Governor Nasir El-rufai of Kaduna state, since when he was sworn in as governor of the state, has vowed to uphold his campaign promises which is to make Kaduna state great again. From 29th May when the government was inaugurated, the Governor has indeed taken some drastic steps to reform the old order of how things were done in the state to usher in a new system that will save the state and indeed make Kaduna great again.
In his bid to reduce government spending, the governor and his deputy slashed their salaries and allowances by 50%, he also reduced ministries in the state 19 to 13, same with the number of permanent secretaries in the state civil service, and also the continuous civil servants verification program to curb ghost workers in the government’s pay roll.
Again it is true that the Gov. El-rufai led government is not backing on its mission to bring good governance to the state, for the governor to actualise this herculean task, there is need to have constitutionally elected local government councils in the state. The idea of local government councils was borne out of the need to bring government closer to the people as a mechanism for engendering development at the grassroot level. Though as important as this is, many state governors and their appendage ‘Houses of Assembly’ choose to disregard this third tier of government; in most cases, the state governors appoint party loyalists, political friends and cronies to perpetually steer the affairs of local governments in their states even as it is not constitutional. And it is not a just system where the governor controls both the state and local governments; no matter how purpose-driven an interim council chairman is, s/he will be greatly controlled by the governor who appointed him or her.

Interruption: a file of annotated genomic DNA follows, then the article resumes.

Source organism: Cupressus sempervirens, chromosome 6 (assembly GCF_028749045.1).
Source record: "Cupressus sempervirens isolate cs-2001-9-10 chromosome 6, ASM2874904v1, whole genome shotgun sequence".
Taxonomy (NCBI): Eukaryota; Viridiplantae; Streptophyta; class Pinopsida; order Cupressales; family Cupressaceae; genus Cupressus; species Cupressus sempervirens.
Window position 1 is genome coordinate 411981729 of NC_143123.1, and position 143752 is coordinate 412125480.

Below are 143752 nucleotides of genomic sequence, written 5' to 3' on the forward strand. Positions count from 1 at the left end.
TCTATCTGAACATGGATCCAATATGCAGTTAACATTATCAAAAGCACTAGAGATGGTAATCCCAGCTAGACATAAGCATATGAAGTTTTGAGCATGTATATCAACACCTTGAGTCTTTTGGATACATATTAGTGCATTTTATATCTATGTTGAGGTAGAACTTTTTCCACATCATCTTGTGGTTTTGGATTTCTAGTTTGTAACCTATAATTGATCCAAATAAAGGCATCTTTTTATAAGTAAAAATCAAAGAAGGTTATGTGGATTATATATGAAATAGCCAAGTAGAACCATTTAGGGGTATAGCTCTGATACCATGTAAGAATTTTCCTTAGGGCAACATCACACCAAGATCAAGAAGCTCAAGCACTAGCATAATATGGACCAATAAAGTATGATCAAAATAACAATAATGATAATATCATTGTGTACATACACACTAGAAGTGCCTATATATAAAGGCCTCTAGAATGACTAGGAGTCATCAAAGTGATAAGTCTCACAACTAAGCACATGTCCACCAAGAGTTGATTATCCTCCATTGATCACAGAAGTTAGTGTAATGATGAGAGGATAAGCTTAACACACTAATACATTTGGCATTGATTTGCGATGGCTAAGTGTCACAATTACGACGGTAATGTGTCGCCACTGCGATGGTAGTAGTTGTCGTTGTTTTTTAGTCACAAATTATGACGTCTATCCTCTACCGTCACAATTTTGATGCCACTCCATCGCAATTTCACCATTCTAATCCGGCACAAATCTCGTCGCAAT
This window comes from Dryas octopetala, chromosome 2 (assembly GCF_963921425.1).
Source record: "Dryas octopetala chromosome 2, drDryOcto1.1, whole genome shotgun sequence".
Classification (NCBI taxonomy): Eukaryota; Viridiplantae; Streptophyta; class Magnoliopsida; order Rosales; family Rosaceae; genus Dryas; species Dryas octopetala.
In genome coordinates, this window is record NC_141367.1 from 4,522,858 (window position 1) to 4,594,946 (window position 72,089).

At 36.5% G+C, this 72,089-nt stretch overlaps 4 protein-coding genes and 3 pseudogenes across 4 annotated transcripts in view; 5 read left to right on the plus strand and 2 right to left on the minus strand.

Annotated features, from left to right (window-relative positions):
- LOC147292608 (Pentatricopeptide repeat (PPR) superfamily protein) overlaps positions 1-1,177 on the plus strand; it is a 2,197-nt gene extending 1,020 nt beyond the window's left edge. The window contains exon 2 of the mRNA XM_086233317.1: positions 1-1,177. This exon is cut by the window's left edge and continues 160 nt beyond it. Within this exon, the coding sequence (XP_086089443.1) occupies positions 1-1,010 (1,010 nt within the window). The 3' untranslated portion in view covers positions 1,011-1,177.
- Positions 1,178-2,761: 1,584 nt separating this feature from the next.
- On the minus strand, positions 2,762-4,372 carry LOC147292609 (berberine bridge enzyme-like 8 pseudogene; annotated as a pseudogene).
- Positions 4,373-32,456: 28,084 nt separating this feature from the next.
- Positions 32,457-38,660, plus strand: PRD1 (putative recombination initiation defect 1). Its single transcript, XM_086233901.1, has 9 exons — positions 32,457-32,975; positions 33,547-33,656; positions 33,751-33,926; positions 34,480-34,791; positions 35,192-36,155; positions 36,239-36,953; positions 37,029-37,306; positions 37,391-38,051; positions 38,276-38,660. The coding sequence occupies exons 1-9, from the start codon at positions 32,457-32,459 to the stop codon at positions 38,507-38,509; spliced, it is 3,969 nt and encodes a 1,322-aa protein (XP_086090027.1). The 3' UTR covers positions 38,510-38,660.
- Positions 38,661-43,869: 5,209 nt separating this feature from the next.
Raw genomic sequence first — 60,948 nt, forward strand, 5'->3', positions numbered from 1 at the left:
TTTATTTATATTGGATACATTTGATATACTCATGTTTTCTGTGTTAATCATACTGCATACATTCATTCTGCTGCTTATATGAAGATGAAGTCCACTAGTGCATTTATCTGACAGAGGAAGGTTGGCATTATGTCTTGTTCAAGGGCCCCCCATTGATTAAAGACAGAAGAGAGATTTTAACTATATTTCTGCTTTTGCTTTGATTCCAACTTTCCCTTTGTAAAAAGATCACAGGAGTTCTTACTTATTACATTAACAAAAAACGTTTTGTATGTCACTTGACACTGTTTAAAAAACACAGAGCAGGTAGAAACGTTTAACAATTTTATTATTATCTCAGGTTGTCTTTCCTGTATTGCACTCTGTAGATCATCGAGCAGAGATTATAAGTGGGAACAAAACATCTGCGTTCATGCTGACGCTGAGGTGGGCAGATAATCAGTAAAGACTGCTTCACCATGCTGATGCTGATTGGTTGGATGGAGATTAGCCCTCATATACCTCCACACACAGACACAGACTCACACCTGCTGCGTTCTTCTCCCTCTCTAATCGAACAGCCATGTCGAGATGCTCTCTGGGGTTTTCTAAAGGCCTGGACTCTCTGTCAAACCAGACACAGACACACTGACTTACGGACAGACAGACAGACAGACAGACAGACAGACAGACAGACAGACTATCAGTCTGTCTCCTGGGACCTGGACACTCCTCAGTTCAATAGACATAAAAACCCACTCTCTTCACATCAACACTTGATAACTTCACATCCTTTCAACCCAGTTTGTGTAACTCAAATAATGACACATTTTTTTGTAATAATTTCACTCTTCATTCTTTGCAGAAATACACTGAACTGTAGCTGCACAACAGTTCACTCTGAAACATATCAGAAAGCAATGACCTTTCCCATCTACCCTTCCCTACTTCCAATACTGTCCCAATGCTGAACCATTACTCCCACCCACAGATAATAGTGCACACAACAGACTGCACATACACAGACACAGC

The question here is: When will Gov. El-rufai conduct local government elections? Already, most parts of Kaduna city centre and local government headquarters are flooded with posters, bill boards and sign posts of men and women who are already showing interest in contesting for local government council positions in the state.
Though Gov El-rufai has long before now appointed Interim Management Council to manage the affairs of the local governments, some are able to do the job diligently, but a large chunk of them are just there to take part in the carting of the largesse on offer.
If Gov El-rufai is really determined to make Kaduna state great again, I think the governor needs to as a matter of urgency conduct local government elections in the 23 local government areas of the state. By so doing, there will be constitutionally elected and recognized councils who will assist the governor in his task of bringing unprecedented development in the state. When local
government chairmen are elected, the governor will have a strong and formidable team that will help him out in carrying out his developmental plans. Every local government will fashion out ways, with the support of the governor, to bring good governance to the grassroots.
Considering that this is the first time that Mallam Nasir El-rufai has been elected into a public office, unlike in the past when he was just appointed, one will expect that El-rufai will make effort to have local governments run as is constitutionally provided, which will score him a point in his political career. Considering also, the fact that he had promised in his campaign to allow the local councils to run a separate account from the state government, therefore he should match his words with action by conducting council elections.
Good governance is achieved by a collective effort of all stakeholders, and local government chairmen are important stakeholders for the attainment of good governance at the level of governance closest to the people.
Jesse David is a Political Analyst and writes from Kaduna